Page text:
Bank of Canada Governor Stephen Poloz has an opportunity Monday to address market expectations that his next move will probably be an interest-rate cut.

Poloz speaks in Iqaluit, the capital of the northern territory of Nunavut, in his first appearance since the Federal Reserve’s surprise dovish policy shift two weeks ago triggered concern about the state of the global economy. A segment of Canada’s yield curve considered a potential recession signal inverted March 22 for the first time since 2007. Investors now see a strong chance of a cut by the Bank of Canada over the next 12 months.

This raises a major challenge for Poloz, one of the few central bankers worldwide still talking about the need -- at least over time -- for rates to move higher. Whether he shrugs off the latest market moves remains the big question ahead of the central bank’s next decision on April 24.

“We don’t think it’s appropriate to be talking about cutting rates at this juncture,” said Doug Porter, chief economist at Bank of Montreal. Poloz “could take one more turn of the dovish screw, I suppose, by going completely neutral --- although I believe it would be more appropriate to do that at the next decision date. ”

The gap between Canadian three-month and 10-year rates went negative on March 21, tracking a similar move in the U.S. For investors predicting a recession south of the border, it wouldn’t be far-fetched to assume Canada would be pulled into one as well. All of the country’s last eight recessions have coincided with contractions in the U.S.

Last Statements

The Bank of Canada hasn’t said much during the recent turbulence. Its last public communication was a March 14 speech by Senior Deputy Governor Carolyn Wilkins in which she highlighted the vulnerabilities created by global leverage but said the central bank expects the worldwide expansion to continue and Canada’s economic growth to pick up after a weaker-than-expected first half.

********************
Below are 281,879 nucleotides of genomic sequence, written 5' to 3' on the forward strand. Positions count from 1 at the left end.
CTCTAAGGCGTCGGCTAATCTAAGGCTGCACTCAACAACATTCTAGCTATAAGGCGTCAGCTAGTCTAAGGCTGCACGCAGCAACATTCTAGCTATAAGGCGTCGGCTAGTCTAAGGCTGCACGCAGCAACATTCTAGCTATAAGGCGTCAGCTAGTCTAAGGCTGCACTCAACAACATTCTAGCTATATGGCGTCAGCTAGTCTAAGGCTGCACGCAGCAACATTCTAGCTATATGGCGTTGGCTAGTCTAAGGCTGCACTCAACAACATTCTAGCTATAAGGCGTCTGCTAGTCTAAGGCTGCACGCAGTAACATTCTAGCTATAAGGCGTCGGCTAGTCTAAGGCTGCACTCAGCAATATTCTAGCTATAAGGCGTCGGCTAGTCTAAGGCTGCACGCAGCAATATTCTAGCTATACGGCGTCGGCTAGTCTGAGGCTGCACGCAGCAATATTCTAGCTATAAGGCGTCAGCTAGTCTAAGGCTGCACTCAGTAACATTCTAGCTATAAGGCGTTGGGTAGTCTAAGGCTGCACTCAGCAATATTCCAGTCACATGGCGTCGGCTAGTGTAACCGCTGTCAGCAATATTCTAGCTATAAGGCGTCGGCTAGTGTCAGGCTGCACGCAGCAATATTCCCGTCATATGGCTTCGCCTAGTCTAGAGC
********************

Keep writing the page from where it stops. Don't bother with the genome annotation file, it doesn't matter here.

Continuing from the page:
Her comments reiterated language from the central bank’s decision on March 6, when it left rates unchanged and toned down its conviction that interest rates need to go higher, while sticking to an overall hiking stance.

Poloz’s speech, titled the “Importance of Trade,” will be published at 2:55 p.m. Ottawa time. Iqaluit is situated 195 miles south of the Arctic Circle.

Even as markets continue to bet on cuts, the data is mixed enough to keep Poloz on the sidelines for the foreseeable future. The latest gross domestic product data show the economy expanded at a 0.3 per cent pace in January, painting a less bleak picture than feared. Growth is tracking an annualized first-quarter pace of more than 1 per cent, a big improvement from the previous quarter’s 0.4 per cent.

The Bank of Canada will release a new set of quarterly economic forecasts at its April meeting that will likely be revised down. In January, it forecast growth of 2 per cent in 2018 and 1.7 per cent this year. The 2018 number came in at 1.8 per cent. Economists have since lowered estimates for 2019 closer to 1.5 per cent.

Neutral Rate

Policy makers will also use the April meeting to review their neutral interest rate forecast -- a key variable for plotting decisions. The measure is used to gauge how stimulative the policy rate is: the bigger the gap between the actual rate and the neutral rate, the more stimulative the policy, while a smaller gap would indicate fewer hikes are required. A downward revision would imply current policy is tighter than previously assumed.

Until now, the central bank has estimated the neutral rate is between 2.5 per cent and 3.5 per cent, versus a policy rate of 1.75 per cent.